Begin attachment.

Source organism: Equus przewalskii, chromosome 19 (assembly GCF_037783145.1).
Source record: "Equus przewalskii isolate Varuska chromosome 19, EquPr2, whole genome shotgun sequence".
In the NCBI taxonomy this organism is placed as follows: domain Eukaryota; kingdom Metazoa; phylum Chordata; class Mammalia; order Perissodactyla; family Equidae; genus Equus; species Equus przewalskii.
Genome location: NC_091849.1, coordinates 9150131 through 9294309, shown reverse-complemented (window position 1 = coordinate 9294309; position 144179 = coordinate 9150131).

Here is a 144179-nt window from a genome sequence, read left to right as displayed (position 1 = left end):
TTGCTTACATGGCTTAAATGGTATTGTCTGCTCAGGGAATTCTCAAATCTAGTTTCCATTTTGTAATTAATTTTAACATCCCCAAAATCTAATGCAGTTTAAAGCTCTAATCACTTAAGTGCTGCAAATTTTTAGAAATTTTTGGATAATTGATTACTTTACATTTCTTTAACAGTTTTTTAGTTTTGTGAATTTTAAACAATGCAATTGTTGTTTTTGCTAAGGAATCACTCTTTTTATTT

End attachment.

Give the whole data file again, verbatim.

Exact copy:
Source organism: Equus przewalskii, chromosome 19 (assembly GCF_037783145.1).
Source record: "Equus przewalskii isolate Varuska chromosome 19, EquPr2, whole genome shotgun sequence".
In the NCBI taxonomy this organism is placed as follows: domain Eukaryota; kingdom Metazoa; phylum Chordata; class Mammalia; order Perissodactyla; family Equidae; genus Equus; species Equus przewalskii.
Genome location: NC_091849.1, coordinates 9150131 through 9294309, shown reverse-complemented (window position 1 = coordinate 9294309; position 144179 = coordinate 9150131).

Here is a 144179-nt window from a genome sequence, read left to right as displayed (position 1 = left end):
TTGCTTACATGGCTTAAATGGTATTGTCTGCTCAGGGAATTCTCAAATCTAGTTTCCATTTTGTAATTAATTTTAACATCCCCAAAATCTAATGCAGTTTAAAGCTCTAATCACTTAAGTGCTGCAAATTTTTAGAAATTTTTGGATAATTGATTACTTTACATTTCTTTAACAGTTTTTTAGTTTTGTGAATTTTAAACAATGCAATTGTTGTTTTTGCTAAGGAATCACTCTTTTTATTT